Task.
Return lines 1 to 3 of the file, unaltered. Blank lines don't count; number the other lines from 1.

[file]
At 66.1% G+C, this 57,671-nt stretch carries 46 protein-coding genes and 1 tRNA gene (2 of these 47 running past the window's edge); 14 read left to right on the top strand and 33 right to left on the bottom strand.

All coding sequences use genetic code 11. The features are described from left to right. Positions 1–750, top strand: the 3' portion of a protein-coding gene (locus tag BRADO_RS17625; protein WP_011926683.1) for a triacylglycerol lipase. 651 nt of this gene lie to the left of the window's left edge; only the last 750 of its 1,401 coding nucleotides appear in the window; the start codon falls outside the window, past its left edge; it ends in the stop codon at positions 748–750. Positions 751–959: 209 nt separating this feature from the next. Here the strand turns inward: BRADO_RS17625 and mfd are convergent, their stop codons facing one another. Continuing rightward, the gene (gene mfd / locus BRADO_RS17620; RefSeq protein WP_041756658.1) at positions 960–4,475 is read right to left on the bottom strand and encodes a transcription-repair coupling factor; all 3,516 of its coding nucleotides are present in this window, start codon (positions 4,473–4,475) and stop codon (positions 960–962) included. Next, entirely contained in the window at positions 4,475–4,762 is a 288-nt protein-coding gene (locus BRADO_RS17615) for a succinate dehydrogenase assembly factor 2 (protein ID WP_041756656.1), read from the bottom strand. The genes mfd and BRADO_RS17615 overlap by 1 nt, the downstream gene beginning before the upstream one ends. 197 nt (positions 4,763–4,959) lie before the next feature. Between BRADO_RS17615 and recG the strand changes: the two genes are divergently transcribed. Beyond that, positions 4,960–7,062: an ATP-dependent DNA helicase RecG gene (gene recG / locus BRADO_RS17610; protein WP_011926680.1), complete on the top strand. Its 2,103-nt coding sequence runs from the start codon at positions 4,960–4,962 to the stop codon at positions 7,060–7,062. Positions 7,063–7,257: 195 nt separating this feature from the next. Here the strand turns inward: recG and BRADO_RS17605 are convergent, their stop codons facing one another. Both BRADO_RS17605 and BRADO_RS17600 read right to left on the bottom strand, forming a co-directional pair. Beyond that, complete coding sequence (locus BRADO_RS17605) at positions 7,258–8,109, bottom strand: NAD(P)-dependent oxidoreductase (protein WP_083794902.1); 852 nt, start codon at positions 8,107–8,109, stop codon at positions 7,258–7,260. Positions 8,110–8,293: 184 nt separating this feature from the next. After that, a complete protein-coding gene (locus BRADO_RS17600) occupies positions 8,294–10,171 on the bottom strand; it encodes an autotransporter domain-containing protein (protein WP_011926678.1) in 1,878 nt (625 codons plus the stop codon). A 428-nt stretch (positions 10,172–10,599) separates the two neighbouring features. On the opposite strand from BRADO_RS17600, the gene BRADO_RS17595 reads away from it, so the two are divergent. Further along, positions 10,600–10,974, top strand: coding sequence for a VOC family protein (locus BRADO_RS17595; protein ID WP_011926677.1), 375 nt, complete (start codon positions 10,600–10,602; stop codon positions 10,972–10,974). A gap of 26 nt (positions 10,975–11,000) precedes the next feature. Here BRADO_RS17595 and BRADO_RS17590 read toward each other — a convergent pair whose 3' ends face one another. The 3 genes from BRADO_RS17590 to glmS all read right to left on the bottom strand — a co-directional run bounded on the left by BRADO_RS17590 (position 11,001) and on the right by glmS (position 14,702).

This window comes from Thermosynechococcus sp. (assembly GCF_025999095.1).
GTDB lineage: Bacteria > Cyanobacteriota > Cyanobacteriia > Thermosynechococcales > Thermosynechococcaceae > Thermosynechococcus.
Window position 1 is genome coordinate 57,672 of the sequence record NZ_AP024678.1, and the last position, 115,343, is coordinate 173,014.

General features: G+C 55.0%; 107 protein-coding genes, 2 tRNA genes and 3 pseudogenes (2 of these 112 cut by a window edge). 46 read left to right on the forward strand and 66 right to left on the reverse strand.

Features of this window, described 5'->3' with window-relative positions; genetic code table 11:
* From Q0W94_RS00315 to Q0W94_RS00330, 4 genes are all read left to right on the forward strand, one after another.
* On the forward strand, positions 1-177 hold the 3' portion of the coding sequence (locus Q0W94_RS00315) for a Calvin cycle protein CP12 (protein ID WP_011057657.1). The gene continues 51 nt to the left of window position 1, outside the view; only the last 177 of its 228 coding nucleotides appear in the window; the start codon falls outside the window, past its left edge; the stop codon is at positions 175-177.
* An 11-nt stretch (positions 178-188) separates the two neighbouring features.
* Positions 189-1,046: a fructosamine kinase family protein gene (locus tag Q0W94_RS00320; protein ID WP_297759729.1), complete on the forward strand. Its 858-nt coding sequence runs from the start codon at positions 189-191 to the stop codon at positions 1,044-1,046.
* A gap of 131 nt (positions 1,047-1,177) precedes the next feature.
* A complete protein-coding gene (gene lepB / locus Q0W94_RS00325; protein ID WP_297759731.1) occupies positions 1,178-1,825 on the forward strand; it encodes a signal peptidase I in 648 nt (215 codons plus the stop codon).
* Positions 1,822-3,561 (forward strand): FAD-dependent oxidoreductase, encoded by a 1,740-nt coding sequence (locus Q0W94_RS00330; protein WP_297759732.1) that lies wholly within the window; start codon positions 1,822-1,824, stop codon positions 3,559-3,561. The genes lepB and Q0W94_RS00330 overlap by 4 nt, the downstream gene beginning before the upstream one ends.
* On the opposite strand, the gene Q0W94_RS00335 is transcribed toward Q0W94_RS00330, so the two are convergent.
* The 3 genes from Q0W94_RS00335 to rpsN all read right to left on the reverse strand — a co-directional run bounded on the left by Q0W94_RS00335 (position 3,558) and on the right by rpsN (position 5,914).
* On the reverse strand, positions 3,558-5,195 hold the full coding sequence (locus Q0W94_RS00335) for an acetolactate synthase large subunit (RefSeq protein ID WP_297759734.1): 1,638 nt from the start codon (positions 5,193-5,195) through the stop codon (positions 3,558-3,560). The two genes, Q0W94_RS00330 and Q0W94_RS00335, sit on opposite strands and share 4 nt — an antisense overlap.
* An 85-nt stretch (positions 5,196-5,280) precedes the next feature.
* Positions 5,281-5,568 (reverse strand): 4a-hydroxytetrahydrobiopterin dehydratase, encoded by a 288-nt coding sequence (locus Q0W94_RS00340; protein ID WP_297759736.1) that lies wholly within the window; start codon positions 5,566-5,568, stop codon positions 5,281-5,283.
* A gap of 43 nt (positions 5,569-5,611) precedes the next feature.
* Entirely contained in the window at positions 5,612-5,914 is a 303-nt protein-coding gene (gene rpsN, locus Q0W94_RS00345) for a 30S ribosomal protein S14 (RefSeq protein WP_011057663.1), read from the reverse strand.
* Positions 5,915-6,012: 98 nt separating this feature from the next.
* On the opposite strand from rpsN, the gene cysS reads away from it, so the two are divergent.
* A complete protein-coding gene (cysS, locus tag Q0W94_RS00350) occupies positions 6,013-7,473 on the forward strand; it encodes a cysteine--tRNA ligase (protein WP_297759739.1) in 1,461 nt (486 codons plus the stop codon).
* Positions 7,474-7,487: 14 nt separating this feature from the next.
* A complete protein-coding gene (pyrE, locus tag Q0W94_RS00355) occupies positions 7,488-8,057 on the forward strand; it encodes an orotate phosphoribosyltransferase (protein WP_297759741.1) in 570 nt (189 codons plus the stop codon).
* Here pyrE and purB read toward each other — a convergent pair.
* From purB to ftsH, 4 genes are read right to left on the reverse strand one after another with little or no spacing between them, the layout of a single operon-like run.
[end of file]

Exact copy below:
At 66.1% G+C, this 57,671-nt stretch carries 46 protein-coding genes and 1 tRNA gene (2 of these 47 running past the window's edge); 14 read left to right on the top strand and 33 right to left on the bottom strand.

All coding sequences use genetic code 11. The features are described from left to right. Positions 1–750, top strand: the 3' portion of a protein-coding gene (locus tag BRADO_RS17625; protein WP_011926683.1) for a triacylglycerol lipase. 651 nt of this gene lie to the left of the window's left edge; only the last 750 of its 1,401 coding nucleotides appear in the window; the start codon falls outside the window, past its left edge; it ends in the stop codon at positions 748–750. Positions 751–959: 209 nt separating this feature from the next. Here the strand turns inward: BRADO_RS17625 and mfd are convergent, their stop codons facing one another. Continuing rightward, the gene (gene mfd / locus BRADO_RS17620; RefSeq protein WP_041756658.1) at positions 960–4,475 is read right to left on the bottom strand and encodes a transcription-repair coupling factor; all 3,516 of its coding nucleotides are present in this window, start codon (positions 4,473–4,475) and stop codon (positions 960–962) included. Next, entirely contained in the window at positions 4,475–4,762 is a 288-nt protein-coding gene (locus BRADO_RS17615) for a succinate dehydrogenase assembly factor 2 (protein ID WP_041756656.1), read from the bottom strand. The genes mfd and BRADO_RS17615 overlap by 1 nt, the downstream gene beginning before the upstream one ends. 197 nt (positions 4,763–4,959) lie before the next feature. Between BRADO_RS17615 and recG the strand changes: the two genes are divergently transcribed. Beyond that, positions 4,960–7,062: an ATP-dependent DNA helicase RecG gene (gene recG / locus BRADO_RS17610; protein WP_011926680.1), complete on the top strand. Its 2,103-nt coding sequence runs from the start codon at positions 4,960–4,962 to the stop codon at positions 7,060–7,062. Positions 7,063–7,257: 195 nt separating this feature from the next. Here the strand turns inward: recG and BRADO_RS17605 are convergent, their stop codons facing one another. Both BRADO_RS17605 and BRADO_RS17600 read right to left on the bottom strand, forming a co-directional pair. Beyond that, complete coding sequence (locus BRADO_RS17605) at positions 7,258–8,109, bottom strand: NAD(P)-dependent oxidoreductase (protein WP_083794902.1); 852 nt, start codon at positions 8,107–8,109, stop codon at positions 7,258–7,260. Positions 8,110–8,293: 184 nt separating this feature from the next. After that, a complete protein-coding gene (locus BRADO_RS17600) occupies positions 8,294–10,171 on the bottom strand; it encodes an autotransporter domain-containing protein (protein WP_011926678.1) in 1,878 nt (625 codons plus the stop codon). A 428-nt stretch (positions 10,172–10,599) separates the two neighbouring features. On the opposite strand from BRADO_RS17600, the gene BRADO_RS17595 reads away from it, so the two are divergent. Further along, positions 10,600–10,974, top strand: coding sequence for a VOC family protein (locus BRADO_RS17595; protein ID WP_011926677.1), 375 nt, complete (start codon positions 10,600–10,602; stop codon positions 10,972–10,974). A gap of 26 nt (positions 10,975–11,000) precedes the next feature. Here BRADO_RS17595 and BRADO_RS17590 read toward each other — a convergent pair whose 3' ends face one another. The 3 genes from BRADO_RS17590 to glmS all read right to left on the bottom strand — a co-directional run bounded on the left by BRADO_RS17590 (position 11,001) and on the right by glmS (position 14,702).

This window comes from Thermosynechococcus sp. (assembly GCF_025999095.1).